Pittsburgh Union of Record Geeks electronic

Sunday, December 17, 2006

Lou's Top 20 of 2006, Part 4

Here's the last in a four-part series revealing my choices for the Top 20 records of 2006. Feel free to submit your own Top 5, 10, 20, or 25 to purgegeeks@gmail.com and I'll strongly consider posting them.

1) Bonnie 'Prince' Billy- The Letting Go (Drag City)

Those of us who have stuck with Will Oldham since his bewitching early work in the Palace Brothers have had our share of rewards, but I for one had written off the possibility of him ever again reaching the heights of genius that the initial trinity of 1993's There Is No One What Will Take Care of You, 1994's Palace Brothers (aka Days In the Wake), and 1995's Viva Last Blues had. Yet here we are more than a decade later and Oldham--after a few persona shifts--has given us his most enchanting release. But while his early classics were glorious in their off-kilter and seemingly slapdash nature, his new masterwork gives me the feeling of a room where eveything is so perfectly in its place that you're almost afraid to breathe. The expertly placed acoustic and electric guitars; the often otherworldly supporting vocals of Dawn McCarthy; the heavily utilized string section; Oldham's phrasing and the spots where his voice echoes. Even the familiar sound of an uncomfortable (yet usually thrilling) crack in Oldham's voice seems to be thematically placed on the most effecting track, "Then the Letting Go," which perfectly conjures the bleak winter scene the lyrics set. "No Bad News" has the musical feel of a still fiery and defiant Phil Ochs in his post-topical period before segueing into a pretty coda reminiscent of some of Phil's far more innocent-sounding '60s folk contemporaries, a vibe which carries over onto "Big Friday." The grittier "The Seedling" is more typical Oldham fare, but is still far more meticulously arranged than most of his work. "I Called You Back," a somber pop ballad that brings to mind Plastic Ono Band-era John Lennon, closes the album. Oldham's lyrics are far less opaque and more poetic than usual, with the depth of feeling closer to the surface and more likely to be evident in the song structure than in a lunatic wail. While you can see in this album's majesty a culmination of incremental style changes across past records, it is still almost shocking in its completeness and the very different brand of beauty it exudes from his beloved early work.

2) Belle & Sebastian- The Life Pursuit (Matador)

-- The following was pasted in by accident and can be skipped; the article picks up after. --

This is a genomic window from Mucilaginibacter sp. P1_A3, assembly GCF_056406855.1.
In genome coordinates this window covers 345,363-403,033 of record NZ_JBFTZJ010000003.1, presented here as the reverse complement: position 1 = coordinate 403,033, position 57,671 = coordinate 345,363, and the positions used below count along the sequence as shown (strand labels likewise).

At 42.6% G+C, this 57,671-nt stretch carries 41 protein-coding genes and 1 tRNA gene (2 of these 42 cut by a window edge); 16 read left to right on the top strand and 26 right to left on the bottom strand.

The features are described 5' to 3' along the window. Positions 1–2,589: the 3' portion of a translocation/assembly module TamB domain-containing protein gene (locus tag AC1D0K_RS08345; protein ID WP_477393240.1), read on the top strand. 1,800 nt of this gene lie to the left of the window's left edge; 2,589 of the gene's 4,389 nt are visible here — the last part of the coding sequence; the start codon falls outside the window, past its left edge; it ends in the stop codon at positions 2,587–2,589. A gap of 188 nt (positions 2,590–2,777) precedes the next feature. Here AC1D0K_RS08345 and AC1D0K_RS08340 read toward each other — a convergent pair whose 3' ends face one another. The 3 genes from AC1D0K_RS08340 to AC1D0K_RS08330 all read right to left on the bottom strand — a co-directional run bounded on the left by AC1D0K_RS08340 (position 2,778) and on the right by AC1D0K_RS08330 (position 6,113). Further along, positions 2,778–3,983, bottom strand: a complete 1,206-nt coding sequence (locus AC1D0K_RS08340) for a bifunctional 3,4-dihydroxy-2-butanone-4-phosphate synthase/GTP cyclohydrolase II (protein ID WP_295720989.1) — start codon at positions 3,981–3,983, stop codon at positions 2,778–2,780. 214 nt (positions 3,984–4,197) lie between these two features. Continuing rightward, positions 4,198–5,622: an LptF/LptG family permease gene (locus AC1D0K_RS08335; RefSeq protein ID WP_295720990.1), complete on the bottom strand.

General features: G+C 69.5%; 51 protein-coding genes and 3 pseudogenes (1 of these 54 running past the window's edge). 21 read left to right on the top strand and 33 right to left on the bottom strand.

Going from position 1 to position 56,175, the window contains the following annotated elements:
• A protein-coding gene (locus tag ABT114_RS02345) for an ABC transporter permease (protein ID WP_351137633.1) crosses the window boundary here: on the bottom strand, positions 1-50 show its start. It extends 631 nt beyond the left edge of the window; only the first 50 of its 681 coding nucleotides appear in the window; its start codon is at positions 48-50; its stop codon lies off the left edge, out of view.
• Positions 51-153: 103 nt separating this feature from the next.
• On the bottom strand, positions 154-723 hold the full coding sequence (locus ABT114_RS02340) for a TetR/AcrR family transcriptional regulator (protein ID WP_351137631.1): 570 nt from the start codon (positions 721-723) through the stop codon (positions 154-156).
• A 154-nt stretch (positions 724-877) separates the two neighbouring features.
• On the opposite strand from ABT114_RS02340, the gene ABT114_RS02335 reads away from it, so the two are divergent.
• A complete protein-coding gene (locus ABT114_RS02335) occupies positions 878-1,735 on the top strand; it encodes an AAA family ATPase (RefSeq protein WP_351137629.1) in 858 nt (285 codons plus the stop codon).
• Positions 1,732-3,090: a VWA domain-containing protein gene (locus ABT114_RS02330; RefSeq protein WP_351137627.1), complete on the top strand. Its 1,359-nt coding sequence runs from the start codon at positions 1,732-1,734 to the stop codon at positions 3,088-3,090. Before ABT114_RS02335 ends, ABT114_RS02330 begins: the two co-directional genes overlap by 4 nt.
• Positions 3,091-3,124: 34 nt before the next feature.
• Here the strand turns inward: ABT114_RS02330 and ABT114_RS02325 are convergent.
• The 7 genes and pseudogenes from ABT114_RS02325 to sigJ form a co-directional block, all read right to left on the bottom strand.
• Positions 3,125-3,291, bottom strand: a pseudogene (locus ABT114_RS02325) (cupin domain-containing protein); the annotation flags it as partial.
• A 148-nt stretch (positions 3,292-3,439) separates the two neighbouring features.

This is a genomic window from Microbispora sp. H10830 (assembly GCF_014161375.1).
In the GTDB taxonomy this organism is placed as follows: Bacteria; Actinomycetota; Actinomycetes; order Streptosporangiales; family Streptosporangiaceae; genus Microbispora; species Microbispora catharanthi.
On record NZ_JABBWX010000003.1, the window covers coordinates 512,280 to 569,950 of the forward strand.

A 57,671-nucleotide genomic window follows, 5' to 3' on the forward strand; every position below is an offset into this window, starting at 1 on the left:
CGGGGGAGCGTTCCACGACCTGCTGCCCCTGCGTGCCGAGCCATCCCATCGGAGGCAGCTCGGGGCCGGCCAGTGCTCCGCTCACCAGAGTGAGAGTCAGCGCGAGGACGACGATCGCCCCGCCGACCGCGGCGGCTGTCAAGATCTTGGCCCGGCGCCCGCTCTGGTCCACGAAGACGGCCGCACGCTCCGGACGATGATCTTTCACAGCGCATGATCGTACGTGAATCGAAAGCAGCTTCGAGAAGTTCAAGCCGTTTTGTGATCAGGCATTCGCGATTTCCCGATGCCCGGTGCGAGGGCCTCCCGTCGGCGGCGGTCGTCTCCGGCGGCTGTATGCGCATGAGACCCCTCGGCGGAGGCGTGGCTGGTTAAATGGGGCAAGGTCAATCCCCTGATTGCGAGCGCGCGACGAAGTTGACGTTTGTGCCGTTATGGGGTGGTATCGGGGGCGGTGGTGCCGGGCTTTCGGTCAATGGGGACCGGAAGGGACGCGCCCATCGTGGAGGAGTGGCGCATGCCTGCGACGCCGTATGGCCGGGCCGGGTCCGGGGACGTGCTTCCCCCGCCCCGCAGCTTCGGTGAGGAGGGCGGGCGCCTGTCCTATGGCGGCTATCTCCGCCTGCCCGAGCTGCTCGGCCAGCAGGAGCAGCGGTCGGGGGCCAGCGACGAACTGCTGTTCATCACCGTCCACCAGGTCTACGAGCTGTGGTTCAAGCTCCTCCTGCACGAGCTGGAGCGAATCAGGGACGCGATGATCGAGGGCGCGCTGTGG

Continuing the theme of "the best get better" from #1, the acclaimed Scottish collective turn in their sixth and best full-length, a fantastically varied collection of pop tunes that persists in its perfection no matter in which direction they turn. While 1997's If You're Feeling Sinister--their second LP--put B&S on the map and remains a high water mark of post-1960s pop, it simply pales next to Pursuit and seems like a musical lifetime ago for the band. After that excellent record and a string of precious EPs, the quality of the group's output fell off dramatically on its next two records. 2003's Dear Catastrophe Waitress was an initital shock to fans in its departure from the band's well-defined sound. It was hard to be surprised anymore that the glorious spirit of Sinister hadn't been replicated, but repeated listens indicated that the band was better off for having moved beyond its initial m.o. into more adventurous, ambitious, and creative territory. Pursuit continues this evolution to astounding effect. "Another Sunny Day" sounds like the Mr. Tambourine Man-era Byrds come across another mystifying Dylan sketch to make their own, and maybe Clarence White happens into the picture a few years early to add some spine-tingling countrified guitar touches; "The Blues Are Still Blue" follows the path the Beach Boys could have if Brian Wilson had come back from lunch in the mid-70s; "Funny Little Frog" conjures the thought of a Bacharach-produced Blonde On Blonde; "For the Price of a Cup of Tea" blurs the line between Kevin Ayers and the disco-era Bee Gees; "Mornington Crescent" closes the album with a melancoly and loosely played yet strkingly pretty tune worthy of After the Gold Rush. What seems like effortlessly great songwriting mingles with beautiful harmonies and ebullient instrumentation throughout. Principal vocalist Stewart Murdoch's Donovan-esque whisper isn't the focal point it was in the early days, which seems to allow the overall sound to escape a tendency toward the twee, and guitarist Stevie Jackson's vocal chops are dramatically improved over albums past. The days of longing for that Sinister feeling have truly given way to The Life Pursuit.

3) The Lancaster Orchestra- Never Once Cried When I Could Have (Rootsy)